After two exciting years of work, we are bringing our Facilitating Local Responses to Housing Discrimination Project to a close. We are very pleased with the success of this initiative and are exited to share the new resources developed with our partners with you. For this initiative, we collaborated with partner organizations in Ottawa, Hamilton, Sudbury, Thunder Bay, London, Windsor and Toronto. Recognizing that local housing priorities are diverse, our work focused on the specific local needs identified by the communities we worked in, including: challenges faced by urban Inuit, Metis and First Nations renters in Ottawa; discrimination against Aboriginal youth in Thunder Bay; discrimination directed at newcomers in Hamilton; failure to accommodate tenants with mental health disabilities in Sudbury; the housing needs of aging residents in London; discriminatory practices affecting lower-income renters in Windsor; and discriminatory barriers facing women in Toronto.
While discriminatory barriers exist in all housing markets, we know that the specific issues that are acute and emerging differ in communities across the province. Through our project work, we have begun to foster local capacity to address housing instability through community work and knowledge sharing with precariously housed tenants and their housing advocates. Specifically, we have been able to:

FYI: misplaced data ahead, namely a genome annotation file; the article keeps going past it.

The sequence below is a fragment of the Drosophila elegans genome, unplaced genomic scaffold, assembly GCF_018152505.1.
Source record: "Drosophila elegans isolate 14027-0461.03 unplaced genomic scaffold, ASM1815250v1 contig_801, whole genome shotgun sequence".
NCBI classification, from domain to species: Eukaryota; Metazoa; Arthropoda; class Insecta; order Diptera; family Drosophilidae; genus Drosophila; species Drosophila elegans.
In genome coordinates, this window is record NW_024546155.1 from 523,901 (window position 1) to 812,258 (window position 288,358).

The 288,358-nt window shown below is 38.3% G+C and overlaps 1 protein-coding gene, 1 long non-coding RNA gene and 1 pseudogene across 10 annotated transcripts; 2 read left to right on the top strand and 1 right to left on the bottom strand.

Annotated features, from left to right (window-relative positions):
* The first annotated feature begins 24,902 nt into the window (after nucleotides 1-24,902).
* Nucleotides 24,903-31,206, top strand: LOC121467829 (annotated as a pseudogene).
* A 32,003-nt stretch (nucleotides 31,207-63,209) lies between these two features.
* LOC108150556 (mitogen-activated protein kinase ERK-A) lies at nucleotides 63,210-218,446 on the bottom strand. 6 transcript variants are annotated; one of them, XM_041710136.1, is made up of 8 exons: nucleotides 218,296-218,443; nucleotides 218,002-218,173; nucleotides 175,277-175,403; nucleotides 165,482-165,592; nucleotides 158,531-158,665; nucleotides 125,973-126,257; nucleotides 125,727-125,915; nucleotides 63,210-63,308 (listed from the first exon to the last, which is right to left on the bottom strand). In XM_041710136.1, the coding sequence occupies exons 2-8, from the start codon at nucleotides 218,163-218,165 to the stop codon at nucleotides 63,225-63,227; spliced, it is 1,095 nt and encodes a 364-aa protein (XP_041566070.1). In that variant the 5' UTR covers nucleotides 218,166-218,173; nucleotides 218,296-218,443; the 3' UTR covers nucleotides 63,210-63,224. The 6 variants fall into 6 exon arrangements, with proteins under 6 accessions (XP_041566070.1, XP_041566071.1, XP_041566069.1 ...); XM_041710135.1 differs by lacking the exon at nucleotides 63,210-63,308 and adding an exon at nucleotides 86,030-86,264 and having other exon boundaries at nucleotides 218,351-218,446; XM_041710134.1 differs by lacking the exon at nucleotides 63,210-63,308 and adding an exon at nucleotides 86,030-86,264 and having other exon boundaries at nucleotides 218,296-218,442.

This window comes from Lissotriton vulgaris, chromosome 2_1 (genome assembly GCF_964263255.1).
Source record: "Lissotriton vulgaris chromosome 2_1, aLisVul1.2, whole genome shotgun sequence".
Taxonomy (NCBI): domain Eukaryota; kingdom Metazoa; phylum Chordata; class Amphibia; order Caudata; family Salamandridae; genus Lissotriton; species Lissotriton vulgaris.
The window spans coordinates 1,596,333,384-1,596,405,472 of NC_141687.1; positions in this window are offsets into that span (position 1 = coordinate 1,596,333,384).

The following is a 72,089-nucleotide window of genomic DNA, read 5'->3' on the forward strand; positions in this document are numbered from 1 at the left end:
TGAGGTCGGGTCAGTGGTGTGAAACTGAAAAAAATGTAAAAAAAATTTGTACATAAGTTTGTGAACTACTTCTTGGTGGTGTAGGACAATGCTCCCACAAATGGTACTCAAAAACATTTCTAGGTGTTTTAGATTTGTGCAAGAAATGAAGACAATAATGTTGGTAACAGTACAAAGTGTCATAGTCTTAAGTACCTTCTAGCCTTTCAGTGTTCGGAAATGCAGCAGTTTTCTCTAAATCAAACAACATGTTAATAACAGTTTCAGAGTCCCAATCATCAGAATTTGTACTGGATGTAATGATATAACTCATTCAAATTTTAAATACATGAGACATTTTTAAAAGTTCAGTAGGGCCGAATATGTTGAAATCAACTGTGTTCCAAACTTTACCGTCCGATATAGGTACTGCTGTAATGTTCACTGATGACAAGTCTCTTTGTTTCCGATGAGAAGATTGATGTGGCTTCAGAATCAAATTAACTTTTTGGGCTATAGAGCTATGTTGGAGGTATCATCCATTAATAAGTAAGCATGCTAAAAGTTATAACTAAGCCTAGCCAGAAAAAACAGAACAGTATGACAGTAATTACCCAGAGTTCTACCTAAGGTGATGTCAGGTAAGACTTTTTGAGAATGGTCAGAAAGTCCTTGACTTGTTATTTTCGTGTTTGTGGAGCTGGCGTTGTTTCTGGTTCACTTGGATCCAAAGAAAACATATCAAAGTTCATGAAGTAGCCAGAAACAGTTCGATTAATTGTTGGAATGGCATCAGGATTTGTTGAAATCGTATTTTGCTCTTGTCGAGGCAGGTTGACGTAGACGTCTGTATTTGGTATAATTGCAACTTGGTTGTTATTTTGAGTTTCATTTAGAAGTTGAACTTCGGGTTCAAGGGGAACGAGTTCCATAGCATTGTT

• Foster partnerships in seven communities, including six communities outside of Toronto;
• Develop and distribute thousands of resources that are responsive to housing related challenges that are community specific benefiting tenants, service providers, and housing providers who need this information;
• Deliver 26 in person public legal education sessions throughout the province;
• Develop and support Human Rights and Housing Ambassadors in communities across the province; and
• Follow through on conversations and ideas that stretch back to 2012, advancing progress on key issues identified in each community.
After many hours of writing and lots of conversations with our wonderful partners across the province, we developed a large number of new resources for tenants, service providers and housing providers across Ontario. Here they are! Please share them with your family, neighbours, and communities to help fight against housing discrimination.
Self Advocacy Toolkit
Tips for Tenants
We want to sincerely thank all of the partners who helped to make this work a success including: Age Friendly London Network, CMHA Sudbury Manitoulin, Hamilton Community Legal Clinic, Housing Help Hamilton, Kinna-aweya Legal Clinic, Odawa Native Friendship Centre’s Drop In, Sistering, Voices Against Poverty and numerous shelters, drop-ins and community organizations in Toronto.
We also wish to thank the Ontario Trillium Foundation, an agency of the Government of Ontario, for their support of this initiative.
While we are bringing this project to an end, we are looking forward to new opportunities to continue this exciting work in these communities throughout 2017!